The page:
Our lodge in Copper Center sits at the edge of the largest National Park and Preserve managed by the Park Service in all of the USA- Wrangell-Saint Elias National Park. It is a truly vast wilderness all on its own. Unfortunately, we were not going to be seeing much of it, as our limited time here was going to be spent traveling to Valdez for a boat tour of Prince William Sound. I would venture that most folks know this area from the grounding of the Exxon Valdez tanker just off the harbor. This caused an oil spill of national significance and changed the way the transportation of oil was regulated. The new rules, referred to as OPA 90, was the largest regulatory project ever. It certainly consumed a lot of the Coast Guard's and my time developing and enforcing these standards.
We did make one quick stop on the way to Valdez to view Mount Billy Mitchell, named in honor of Lt William Mitchell, who is considered to be the father of the modern US Air force.
Valdez continues as the end point of the Alaskan pipeline, where all the oil from the fields arrives for pick up by the steady stream of tank ships coming and going. For such an important port, it remains a small and scenic town where fishing and tourism are also important to the economy.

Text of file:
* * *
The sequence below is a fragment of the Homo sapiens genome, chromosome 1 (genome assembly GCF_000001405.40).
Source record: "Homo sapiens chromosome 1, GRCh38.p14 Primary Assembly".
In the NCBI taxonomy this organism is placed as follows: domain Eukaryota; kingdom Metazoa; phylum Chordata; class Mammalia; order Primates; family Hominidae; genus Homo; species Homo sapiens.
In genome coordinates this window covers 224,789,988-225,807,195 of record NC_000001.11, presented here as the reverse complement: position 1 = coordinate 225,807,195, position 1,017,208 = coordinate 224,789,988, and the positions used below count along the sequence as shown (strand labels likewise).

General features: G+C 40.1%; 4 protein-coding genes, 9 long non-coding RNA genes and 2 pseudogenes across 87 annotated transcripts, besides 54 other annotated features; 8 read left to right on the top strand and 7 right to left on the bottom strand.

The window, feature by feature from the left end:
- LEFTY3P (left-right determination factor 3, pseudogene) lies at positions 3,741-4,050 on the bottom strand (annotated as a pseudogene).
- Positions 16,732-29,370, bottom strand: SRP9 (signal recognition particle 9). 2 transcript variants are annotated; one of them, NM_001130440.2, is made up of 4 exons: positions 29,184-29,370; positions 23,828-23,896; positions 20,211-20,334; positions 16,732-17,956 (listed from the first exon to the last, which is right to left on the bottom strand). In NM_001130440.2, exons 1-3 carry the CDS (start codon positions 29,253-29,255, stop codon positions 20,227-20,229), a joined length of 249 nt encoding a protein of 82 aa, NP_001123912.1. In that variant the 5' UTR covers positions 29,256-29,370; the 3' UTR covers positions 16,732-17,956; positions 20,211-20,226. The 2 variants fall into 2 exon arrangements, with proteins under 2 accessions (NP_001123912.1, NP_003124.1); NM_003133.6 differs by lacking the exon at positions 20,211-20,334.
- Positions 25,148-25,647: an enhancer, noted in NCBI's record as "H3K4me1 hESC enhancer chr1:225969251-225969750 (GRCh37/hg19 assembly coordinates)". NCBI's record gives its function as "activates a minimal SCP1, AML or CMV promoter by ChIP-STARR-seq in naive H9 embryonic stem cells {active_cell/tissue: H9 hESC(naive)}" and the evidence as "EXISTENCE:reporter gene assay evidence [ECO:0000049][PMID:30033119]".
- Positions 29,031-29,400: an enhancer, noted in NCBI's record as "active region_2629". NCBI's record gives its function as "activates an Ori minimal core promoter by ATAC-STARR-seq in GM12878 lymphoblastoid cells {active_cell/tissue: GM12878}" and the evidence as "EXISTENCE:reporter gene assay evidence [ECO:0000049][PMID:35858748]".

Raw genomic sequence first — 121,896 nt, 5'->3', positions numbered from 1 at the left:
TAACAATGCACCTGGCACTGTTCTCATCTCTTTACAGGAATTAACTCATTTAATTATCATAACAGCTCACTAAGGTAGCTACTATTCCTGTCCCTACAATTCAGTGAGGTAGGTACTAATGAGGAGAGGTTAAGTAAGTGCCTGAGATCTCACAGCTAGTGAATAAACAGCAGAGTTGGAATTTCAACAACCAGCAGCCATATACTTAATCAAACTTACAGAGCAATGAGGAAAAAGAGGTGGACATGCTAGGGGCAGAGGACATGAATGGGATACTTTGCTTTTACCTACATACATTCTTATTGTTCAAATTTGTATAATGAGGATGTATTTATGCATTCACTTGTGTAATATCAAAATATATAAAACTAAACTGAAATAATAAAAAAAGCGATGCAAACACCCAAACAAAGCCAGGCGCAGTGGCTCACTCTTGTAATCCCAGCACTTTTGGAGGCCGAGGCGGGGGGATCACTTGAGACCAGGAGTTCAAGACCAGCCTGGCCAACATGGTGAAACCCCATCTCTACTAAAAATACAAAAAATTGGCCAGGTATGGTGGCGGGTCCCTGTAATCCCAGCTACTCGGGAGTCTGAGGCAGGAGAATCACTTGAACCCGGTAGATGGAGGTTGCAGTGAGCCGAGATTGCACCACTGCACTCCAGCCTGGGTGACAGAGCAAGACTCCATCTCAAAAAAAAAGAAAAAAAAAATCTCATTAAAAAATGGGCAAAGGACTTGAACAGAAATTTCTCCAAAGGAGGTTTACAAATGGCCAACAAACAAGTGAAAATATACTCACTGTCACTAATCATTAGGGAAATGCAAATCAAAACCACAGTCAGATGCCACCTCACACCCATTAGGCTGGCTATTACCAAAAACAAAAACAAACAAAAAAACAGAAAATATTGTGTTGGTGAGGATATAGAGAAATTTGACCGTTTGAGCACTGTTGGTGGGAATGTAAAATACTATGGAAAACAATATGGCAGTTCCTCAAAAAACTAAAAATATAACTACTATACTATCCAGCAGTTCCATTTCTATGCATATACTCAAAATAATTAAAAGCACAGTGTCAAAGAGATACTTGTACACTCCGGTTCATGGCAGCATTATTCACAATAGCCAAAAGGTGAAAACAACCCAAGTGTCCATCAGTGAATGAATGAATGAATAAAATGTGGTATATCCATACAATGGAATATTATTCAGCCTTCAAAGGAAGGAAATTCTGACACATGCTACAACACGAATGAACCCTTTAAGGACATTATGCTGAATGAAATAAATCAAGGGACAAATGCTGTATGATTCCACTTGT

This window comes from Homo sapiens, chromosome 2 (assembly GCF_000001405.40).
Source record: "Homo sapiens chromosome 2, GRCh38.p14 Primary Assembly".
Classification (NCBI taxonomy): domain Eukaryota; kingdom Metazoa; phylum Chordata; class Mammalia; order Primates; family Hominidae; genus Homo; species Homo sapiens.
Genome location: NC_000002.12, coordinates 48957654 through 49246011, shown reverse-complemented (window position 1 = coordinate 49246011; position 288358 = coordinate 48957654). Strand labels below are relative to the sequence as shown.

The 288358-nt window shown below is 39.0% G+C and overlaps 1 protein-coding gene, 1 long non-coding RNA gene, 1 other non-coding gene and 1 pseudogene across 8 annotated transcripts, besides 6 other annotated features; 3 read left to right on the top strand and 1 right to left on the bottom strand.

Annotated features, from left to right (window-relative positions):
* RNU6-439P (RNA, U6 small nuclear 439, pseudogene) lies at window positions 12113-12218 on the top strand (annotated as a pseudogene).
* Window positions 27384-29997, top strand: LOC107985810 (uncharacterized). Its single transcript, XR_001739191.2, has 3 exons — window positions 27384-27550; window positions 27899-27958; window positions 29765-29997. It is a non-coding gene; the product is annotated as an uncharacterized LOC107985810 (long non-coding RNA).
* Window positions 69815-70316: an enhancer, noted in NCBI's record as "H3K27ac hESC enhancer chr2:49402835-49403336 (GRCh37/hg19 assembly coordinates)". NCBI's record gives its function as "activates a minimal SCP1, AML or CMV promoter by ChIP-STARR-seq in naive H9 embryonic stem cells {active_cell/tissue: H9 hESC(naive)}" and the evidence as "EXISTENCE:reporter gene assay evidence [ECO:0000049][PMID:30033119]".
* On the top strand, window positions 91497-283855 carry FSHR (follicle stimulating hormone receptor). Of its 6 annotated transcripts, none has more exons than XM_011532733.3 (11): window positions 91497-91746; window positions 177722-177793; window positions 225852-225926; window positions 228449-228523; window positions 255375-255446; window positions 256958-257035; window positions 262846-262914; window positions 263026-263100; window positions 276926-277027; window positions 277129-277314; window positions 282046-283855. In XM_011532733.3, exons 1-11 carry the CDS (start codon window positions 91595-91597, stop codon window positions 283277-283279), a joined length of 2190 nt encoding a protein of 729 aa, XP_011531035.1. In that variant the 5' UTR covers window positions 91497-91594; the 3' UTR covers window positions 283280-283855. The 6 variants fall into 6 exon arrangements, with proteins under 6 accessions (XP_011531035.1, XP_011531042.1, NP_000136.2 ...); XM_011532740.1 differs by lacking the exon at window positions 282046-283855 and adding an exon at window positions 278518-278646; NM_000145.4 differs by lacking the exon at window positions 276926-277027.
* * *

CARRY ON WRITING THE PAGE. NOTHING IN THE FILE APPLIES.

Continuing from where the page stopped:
But now we were on a pleasant outing to view the beauty of the glaciers in Columbia Bay and enjoy the abundance of wildlife along the way. We were again fortunate to have perfect weather for our outing. Since we managed to observe all of the expected wildlife that was likely to be seen on the tour, I wanted to make this first Valdez post just about these sightings. We were again told by the boat crew how lucky we were. The last few cruises had seen little to no wildlife and had a poor view of the scenery.
We saw the black bear running uphill at the very top of the mountain and this one of the few in focus shots I got of her at the long range straight uphill.